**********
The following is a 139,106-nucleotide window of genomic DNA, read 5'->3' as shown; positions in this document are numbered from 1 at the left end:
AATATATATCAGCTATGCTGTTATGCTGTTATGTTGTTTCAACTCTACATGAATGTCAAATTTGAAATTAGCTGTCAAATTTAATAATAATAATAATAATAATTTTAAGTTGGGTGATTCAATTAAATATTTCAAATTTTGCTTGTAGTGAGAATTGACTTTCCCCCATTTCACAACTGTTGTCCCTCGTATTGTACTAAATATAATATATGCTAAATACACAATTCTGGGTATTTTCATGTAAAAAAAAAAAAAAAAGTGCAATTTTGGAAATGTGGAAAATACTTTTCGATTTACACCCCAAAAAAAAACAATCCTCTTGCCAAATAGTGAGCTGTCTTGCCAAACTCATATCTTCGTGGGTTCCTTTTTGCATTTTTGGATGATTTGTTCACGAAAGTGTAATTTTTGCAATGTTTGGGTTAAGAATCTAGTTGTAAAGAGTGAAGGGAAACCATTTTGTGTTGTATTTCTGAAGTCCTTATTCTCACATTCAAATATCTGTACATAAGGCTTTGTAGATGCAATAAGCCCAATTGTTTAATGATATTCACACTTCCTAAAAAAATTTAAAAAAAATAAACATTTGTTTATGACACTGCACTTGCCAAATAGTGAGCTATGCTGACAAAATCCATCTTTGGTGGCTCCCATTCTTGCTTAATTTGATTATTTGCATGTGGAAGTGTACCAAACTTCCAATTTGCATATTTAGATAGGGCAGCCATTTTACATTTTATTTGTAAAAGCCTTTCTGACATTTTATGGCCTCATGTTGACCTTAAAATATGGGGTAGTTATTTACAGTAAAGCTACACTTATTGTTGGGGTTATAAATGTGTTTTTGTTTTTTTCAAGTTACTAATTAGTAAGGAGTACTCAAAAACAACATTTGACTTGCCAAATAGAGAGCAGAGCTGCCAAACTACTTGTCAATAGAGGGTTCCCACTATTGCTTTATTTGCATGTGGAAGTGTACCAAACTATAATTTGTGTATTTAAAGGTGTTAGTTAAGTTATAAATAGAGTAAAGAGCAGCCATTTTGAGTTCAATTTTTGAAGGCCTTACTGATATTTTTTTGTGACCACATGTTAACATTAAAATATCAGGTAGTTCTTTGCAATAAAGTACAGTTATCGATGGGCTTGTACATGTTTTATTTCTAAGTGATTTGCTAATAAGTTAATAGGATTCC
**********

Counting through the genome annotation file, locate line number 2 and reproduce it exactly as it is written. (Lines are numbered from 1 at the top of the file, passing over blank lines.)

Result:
AATATATATCAGCTATGCTGTTATGCTGTTATGTTGTTTCAACTCTACATGAATGTCAAATTTGAAATTAGCTGTCAAATTTAATAATAATAATAATAATAATTTTAAGTTGGGTGATTCAATTAAATATTTCAAATTTTGCTTGTAGTGAGAATTGACTTTCCCCCATTTCACAACTGTTGTCCCTCGTATTGTACTAAATATAATATATGCTAAATACACAATTCTGGGTATTTTCATGTAAAAAAAAAAAAAAAAGTGCAATTTTGGAAATGTGGAAAATACTTTTCGATTTACACCCCAAAAAAAAACAATCCTCTTGCCAAATAGTGAGCTGTCTTGCCAAACTCATATCTTCGTGGGTTCCTTTTTGCATTTTTGGATGATTTGTTCACGAAAGTGTAATTTTTGCAATGTTTGGGTTAAGAATCTAGTTGTAAAGAGTGAAGGGAAACCATTTTGTGTTGTATTTCTGAAGTCCTTATTCTCACATTCAAATATCTGTACATAAGGCTTTGTAGATGCAATAAGCCCAATTGTTTAATGATATTCACACTTCCTAAAAAAATTTAAAAAAAATAAACATTTGTTTATGACACTGCACTTGCCAAATAGTGAGCTATGCTGACAAAATCCATCTTTGGTGGCTCCCATTCTTGCTTAATTTGATTATTTGCATGTGGAAGTGTACCAAACTTCCAATTTGCATATTTAGATAGGGCAGCCATTTTACATTTTATTTGTAAAAGCCTTTCTGACATTTTATGGCCTCATGTTGACCTTAAAATATGGGGTAGTTATTTACAGTAAAGCTACACTTATTGTTGGGGTTATAAATGTGTTTTTGTTTTTTTCAAGTTACTAATTAGTAAGGAGTACTCAAAAACAACATTTGACTTGCCAAATAGAGAGCAGAGCTGCCAAACTACTTGTCAATAGAGGGTTCCCACTATTGCTTTATTTGCATGTGGAAGTGTACCAAACTATAATTTGTGTATTTAAAGGTGTTAGTTAAGTTATAAATAGAGTAAAGAGCAGCCATTTTGAGTTCAATTTTTGAAGGCCTTACTGATATTTTTTTGTGACCACATGTTAACATTAAAATATCAGGTAGTTCTTTGCAATAAAGTACAGTTATCGATGGGCTTGTACATGTTTTATTTCTAAGTGATTTGCTAATAAGTTAATAGGATTCC